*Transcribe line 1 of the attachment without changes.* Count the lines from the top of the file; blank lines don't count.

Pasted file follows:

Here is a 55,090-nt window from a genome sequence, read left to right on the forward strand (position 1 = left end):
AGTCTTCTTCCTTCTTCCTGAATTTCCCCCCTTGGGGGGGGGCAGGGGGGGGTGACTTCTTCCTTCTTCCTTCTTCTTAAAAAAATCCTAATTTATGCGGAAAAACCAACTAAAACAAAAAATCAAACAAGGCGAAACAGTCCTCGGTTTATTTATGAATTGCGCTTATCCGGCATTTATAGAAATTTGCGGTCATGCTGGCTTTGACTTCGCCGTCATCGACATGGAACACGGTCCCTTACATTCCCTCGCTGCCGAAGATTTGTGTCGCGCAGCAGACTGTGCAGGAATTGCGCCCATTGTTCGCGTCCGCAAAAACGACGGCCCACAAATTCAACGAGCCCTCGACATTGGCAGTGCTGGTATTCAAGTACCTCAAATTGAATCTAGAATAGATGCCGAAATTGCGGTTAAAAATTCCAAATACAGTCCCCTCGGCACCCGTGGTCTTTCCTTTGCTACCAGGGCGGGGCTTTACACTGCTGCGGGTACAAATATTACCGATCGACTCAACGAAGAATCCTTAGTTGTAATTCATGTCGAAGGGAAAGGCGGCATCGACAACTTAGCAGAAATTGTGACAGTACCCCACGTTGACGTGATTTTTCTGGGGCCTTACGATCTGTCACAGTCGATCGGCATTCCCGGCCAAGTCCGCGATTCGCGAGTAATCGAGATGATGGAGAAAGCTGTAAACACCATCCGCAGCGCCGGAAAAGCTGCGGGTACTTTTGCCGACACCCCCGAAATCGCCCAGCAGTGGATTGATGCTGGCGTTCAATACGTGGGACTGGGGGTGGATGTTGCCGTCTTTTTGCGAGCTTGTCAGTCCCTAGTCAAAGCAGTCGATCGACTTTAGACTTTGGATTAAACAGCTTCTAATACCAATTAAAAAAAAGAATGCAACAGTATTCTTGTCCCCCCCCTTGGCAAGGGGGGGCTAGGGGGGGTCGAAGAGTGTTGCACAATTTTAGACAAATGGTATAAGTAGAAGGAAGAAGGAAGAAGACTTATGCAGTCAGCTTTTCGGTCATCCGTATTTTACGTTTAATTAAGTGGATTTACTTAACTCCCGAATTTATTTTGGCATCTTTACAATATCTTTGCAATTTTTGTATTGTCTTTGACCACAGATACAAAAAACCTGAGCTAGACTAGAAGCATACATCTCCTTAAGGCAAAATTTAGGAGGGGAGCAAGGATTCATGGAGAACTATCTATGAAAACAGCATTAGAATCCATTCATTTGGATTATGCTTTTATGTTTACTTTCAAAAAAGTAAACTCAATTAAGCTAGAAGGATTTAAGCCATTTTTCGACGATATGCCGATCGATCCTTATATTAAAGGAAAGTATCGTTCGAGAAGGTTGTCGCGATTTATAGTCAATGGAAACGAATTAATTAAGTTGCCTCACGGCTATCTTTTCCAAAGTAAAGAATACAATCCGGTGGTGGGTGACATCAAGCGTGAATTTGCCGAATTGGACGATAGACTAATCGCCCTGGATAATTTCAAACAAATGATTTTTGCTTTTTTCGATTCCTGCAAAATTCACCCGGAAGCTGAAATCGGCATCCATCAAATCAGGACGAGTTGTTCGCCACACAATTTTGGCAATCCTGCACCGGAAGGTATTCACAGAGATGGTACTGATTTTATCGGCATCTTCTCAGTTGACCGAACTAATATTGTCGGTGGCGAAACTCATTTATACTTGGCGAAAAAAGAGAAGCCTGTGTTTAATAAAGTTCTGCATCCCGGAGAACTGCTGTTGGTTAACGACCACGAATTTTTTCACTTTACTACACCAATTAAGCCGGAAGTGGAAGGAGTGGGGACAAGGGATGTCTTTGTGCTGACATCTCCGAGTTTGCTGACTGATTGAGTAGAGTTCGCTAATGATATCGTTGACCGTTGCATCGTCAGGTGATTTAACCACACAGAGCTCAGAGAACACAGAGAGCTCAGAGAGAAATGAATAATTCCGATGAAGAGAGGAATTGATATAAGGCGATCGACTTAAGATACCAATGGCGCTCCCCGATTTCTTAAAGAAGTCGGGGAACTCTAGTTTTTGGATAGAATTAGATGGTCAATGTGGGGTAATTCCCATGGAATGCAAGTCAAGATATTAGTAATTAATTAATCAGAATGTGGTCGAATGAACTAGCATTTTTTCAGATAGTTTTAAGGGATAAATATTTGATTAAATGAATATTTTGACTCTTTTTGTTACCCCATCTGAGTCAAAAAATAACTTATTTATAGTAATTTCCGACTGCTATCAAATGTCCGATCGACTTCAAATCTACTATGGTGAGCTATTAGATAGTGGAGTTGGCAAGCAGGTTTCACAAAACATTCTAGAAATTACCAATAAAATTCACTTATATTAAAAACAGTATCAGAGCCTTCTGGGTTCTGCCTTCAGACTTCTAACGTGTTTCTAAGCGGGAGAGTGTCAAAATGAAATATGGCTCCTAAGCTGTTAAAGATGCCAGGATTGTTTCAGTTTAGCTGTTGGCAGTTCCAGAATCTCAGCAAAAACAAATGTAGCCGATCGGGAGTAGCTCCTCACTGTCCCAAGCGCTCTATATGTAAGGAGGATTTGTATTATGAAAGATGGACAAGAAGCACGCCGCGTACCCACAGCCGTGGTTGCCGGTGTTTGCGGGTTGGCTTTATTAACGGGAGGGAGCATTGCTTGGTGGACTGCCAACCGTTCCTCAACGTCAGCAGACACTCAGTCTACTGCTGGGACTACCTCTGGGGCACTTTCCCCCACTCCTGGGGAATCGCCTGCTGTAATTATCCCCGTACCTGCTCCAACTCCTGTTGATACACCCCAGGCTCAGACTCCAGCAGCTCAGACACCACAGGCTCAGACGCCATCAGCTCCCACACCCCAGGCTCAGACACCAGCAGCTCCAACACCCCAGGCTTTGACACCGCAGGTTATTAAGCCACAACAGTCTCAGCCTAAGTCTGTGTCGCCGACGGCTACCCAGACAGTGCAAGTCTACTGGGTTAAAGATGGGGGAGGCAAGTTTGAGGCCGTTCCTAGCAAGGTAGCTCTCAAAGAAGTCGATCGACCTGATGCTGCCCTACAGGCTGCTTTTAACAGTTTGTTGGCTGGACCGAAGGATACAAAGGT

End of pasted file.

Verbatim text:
Here is a 55,090-nt window from a genome sequence, read left to right on the forward strand (position 1 = left end):